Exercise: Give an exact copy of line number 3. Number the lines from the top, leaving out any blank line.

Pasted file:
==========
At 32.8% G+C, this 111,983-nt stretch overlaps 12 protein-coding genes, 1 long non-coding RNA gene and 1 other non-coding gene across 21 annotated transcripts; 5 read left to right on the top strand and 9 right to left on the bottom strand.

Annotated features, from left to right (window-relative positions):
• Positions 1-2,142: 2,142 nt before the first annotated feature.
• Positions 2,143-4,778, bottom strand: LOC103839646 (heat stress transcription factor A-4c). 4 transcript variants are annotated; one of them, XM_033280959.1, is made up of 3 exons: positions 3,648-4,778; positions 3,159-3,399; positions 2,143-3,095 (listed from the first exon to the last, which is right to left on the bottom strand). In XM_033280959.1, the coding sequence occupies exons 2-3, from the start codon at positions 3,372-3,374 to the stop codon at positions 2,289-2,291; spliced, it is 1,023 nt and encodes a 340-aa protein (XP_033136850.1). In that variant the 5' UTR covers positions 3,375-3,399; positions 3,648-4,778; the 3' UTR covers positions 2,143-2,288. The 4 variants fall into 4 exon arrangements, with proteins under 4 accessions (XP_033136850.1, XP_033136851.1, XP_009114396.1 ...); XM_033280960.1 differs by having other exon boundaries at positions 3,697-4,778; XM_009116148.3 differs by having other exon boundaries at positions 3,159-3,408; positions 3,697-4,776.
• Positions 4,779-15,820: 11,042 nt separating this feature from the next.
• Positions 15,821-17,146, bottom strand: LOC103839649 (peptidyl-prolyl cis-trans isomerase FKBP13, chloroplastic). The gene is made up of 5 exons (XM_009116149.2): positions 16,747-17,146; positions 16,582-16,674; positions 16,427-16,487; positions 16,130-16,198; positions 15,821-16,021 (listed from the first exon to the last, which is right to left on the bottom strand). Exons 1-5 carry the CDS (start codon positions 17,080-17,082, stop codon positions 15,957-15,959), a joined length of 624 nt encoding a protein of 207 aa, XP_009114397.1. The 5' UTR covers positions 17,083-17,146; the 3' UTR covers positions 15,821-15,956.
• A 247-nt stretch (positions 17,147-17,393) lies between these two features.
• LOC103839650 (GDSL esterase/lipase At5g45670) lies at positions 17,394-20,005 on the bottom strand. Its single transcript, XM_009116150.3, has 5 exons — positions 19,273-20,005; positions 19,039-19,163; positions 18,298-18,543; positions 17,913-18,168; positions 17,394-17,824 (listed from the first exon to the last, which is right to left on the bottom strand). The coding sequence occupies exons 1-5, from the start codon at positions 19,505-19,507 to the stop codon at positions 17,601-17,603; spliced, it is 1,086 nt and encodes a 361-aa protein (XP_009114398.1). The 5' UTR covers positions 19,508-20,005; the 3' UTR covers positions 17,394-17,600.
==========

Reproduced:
• Positions 1-2,142: 2,142 nt before the first annotated feature.